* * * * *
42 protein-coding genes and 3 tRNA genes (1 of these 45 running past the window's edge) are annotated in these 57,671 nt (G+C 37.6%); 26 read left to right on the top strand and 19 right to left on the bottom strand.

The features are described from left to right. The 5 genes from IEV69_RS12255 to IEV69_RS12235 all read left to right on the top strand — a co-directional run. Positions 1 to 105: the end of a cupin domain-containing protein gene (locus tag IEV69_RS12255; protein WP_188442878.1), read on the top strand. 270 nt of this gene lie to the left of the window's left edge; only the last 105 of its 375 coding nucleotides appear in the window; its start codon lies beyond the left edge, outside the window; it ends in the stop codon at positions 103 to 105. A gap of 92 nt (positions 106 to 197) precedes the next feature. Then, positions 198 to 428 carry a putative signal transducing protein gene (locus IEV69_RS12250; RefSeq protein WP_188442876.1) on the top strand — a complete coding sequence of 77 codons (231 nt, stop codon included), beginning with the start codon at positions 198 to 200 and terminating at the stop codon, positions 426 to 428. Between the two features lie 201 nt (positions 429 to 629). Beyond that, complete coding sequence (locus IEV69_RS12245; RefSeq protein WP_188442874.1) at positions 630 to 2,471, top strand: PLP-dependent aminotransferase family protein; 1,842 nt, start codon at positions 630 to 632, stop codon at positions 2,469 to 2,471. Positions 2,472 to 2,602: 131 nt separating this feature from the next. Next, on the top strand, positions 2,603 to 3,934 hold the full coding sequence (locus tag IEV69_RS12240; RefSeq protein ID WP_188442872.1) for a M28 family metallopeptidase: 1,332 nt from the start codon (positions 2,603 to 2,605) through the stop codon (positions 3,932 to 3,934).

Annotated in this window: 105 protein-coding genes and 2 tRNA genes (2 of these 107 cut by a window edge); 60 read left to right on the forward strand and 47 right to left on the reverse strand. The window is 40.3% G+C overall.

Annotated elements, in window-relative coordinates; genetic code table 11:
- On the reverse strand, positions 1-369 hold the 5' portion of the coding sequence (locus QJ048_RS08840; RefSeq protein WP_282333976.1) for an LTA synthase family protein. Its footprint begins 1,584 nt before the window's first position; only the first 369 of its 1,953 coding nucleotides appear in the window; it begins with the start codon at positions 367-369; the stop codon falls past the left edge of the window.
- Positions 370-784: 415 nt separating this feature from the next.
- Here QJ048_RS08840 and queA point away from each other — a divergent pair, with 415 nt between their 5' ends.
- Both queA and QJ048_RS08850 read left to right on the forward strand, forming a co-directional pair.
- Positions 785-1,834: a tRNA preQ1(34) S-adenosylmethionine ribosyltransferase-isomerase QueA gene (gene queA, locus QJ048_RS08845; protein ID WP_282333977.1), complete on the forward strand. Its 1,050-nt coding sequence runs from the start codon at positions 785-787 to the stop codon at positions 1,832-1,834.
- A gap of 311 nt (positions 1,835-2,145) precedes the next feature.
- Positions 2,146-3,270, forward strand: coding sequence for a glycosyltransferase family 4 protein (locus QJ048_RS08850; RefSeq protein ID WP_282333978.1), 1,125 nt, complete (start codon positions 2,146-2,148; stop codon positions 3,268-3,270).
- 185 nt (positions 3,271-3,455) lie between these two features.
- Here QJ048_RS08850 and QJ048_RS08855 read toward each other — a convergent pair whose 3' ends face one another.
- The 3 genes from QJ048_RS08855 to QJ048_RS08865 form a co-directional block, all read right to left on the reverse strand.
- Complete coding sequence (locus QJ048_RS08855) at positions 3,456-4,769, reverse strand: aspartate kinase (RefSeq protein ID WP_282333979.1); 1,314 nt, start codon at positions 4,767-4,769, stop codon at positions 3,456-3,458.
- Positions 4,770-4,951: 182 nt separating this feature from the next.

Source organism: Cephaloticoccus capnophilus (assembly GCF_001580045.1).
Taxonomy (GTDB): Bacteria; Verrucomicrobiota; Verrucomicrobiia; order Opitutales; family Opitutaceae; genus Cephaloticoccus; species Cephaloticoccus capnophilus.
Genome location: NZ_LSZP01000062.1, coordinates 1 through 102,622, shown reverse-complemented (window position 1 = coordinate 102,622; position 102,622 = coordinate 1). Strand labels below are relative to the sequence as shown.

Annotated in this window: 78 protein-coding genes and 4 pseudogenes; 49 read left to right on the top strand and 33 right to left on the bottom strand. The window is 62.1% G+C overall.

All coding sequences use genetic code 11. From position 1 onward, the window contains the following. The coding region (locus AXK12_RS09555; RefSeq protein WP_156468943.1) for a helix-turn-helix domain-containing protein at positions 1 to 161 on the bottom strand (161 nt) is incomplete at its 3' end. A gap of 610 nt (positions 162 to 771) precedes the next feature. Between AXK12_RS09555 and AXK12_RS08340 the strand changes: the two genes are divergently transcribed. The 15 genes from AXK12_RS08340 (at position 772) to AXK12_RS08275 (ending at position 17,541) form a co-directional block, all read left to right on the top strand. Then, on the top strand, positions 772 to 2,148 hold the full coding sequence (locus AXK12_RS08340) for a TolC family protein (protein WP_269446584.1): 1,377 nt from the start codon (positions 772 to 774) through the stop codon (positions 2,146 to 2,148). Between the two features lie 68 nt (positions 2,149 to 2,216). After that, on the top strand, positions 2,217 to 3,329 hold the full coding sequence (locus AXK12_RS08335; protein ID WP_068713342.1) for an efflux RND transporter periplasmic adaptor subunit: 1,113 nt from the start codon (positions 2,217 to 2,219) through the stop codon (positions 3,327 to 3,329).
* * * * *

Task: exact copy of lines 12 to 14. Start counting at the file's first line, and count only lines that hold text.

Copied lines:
- 185 nt (positions 3,271-3,455) lie between these two features.
- Here QJ048_RS08850 and QJ048_RS08855 read toward each other — a convergent pair whose 3' ends face one another.
- The 3 genes from QJ048_RS08855 to QJ048_RS08865 form a co-directional block, all read right to left on the reverse strand.